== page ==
If you cease space exploration and its programs, how do you handle all of the communities that base their economy on the nation's space program? Are there better ways to inspire the nation now? I don't know.
America has always led in space exploration. It is deplorable that we have frittered away trillions in our tax dollars on failed social engineering programs that have yielded no positive results . Had our political "leaders" possessed a modicum of wisdom, some of this wasted money could have been allocated to space exploration. Now we're broke and for the time being we're forfeiting our leadership in space exploration to a failed socialist state-Russia.
The space program has led to many innovations that are used throughout all aspects of society today so I believe we have all gained from the efforts. We live on a planet with finite resources and at some point will need to look beyond the planet. We need the challenges and eventually the resources space can provide. It is worthwhile to continue our explorations.
I think we owe it to ourselves as curious human beings to continue to explore the unknown. The space program is very visible and did have some tangible benefits, aside from the pure research value and sense of accomplishment and fun. Its cost was frankly small in comparison to many other government programs, and we all got to share in the benefits.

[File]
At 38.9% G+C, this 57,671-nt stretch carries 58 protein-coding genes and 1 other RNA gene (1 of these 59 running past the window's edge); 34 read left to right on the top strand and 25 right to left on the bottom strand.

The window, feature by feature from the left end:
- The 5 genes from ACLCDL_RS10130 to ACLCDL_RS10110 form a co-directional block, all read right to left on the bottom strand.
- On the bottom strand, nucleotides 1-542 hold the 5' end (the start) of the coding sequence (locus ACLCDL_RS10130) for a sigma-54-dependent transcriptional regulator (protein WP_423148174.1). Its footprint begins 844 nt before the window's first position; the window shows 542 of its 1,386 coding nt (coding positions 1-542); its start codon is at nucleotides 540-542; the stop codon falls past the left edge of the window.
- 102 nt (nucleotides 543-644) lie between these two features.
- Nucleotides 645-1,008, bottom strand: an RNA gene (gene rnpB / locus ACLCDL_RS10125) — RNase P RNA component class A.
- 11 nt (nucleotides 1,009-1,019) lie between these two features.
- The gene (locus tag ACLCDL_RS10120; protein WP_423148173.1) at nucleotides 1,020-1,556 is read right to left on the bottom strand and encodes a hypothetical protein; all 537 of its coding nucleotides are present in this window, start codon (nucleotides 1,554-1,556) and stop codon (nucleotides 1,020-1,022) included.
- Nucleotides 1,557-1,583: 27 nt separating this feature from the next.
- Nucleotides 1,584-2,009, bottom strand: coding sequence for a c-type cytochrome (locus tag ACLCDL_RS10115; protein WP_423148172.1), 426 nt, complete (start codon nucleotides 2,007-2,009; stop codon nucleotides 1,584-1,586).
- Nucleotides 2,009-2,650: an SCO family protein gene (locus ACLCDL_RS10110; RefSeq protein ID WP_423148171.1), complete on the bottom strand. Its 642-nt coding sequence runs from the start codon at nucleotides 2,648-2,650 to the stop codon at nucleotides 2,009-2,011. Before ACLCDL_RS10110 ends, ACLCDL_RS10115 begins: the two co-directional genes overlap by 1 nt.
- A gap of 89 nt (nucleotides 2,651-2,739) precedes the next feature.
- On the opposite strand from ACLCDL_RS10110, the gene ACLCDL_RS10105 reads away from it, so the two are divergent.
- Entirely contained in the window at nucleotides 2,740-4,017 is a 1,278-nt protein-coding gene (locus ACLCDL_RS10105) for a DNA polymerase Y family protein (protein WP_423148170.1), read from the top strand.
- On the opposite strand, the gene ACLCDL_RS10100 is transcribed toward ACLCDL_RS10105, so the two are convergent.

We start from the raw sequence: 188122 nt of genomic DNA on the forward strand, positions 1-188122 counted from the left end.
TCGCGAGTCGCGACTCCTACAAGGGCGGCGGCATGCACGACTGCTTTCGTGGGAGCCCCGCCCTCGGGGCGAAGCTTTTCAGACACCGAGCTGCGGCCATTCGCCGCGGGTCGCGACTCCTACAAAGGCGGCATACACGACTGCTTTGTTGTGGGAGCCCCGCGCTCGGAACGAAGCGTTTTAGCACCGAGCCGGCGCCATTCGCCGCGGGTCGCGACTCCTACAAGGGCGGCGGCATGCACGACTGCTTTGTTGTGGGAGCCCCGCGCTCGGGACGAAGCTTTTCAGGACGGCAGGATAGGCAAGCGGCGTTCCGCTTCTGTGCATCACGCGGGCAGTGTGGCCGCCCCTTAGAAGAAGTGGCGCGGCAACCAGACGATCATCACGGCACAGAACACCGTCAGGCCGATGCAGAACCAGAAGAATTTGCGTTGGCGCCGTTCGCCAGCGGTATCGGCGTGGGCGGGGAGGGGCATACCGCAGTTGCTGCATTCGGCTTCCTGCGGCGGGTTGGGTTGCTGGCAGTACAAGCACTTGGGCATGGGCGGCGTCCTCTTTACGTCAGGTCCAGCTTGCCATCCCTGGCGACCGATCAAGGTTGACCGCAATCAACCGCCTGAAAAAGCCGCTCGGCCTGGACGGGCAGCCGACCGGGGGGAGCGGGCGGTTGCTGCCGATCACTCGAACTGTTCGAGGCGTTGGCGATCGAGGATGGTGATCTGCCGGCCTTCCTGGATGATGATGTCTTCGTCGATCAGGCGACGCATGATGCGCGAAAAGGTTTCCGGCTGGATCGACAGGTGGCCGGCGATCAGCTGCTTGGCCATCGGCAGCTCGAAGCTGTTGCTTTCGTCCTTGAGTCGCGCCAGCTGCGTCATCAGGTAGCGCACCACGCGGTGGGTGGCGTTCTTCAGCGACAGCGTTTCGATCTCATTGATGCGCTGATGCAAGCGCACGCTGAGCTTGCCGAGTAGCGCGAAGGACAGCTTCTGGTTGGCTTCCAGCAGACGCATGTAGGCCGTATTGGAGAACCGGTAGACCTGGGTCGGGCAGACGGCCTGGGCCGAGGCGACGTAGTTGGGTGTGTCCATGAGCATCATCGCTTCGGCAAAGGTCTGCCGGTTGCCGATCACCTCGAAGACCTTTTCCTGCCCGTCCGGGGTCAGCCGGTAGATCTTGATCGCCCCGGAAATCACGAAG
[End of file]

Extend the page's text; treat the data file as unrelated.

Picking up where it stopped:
I grew up during the 1960s, was captivated by the space program and learned a lot about space and the moon, etc.
I feel that the direction the space program has taken, more than any other single decision, reflects our nation's loss of the pioneer spirit. We have truly lost the thinking, drive, and independence that made us the greatest nation in only two hundred years. It is a real shame.
Those who oppose the space program are ignoring all the things we have today that were a result of the necessities of the space program; things like glass coffee pots, non-stick pans, digital readouts and many of the safety features on automobiles. It's more than an opportunity to learn about the vast universe we inhabit. It's a real way to improve the way we live on earth.
We need to set national priorities and funding policies in line with the priorities. Space exploration is competing with other objectives such as providing health care for all citizens/residents, being the world's police force, Social Security, maintaining aging infrastructure, etc.
Why not put the money that would have been spent on a space program into feeding the homeless and upgrading the school system right here in our own country?
I still remember sitting in the gym, on the hard floor, watching the Gemini launches.
It was a great time romancing that stone, but it's time to pull back a bit. We continue to think Star Trek with Model-T means. We have plenty of space between the ears that needs addressing.
If ET is out there, I'm guessing he's already been there, done that and bought the t-shirt and there's a good reason he's not sharing it, yet. I'm not sure I would trust us with it either.
But this week’s Editor’s Choice goes to the reader who said, “Thank you to the brave and talented individuals that forged this program and served through many difficult times and great achievements. Many of us appreciate your contributions and service.”
Thanks to everyone who participated in our survey!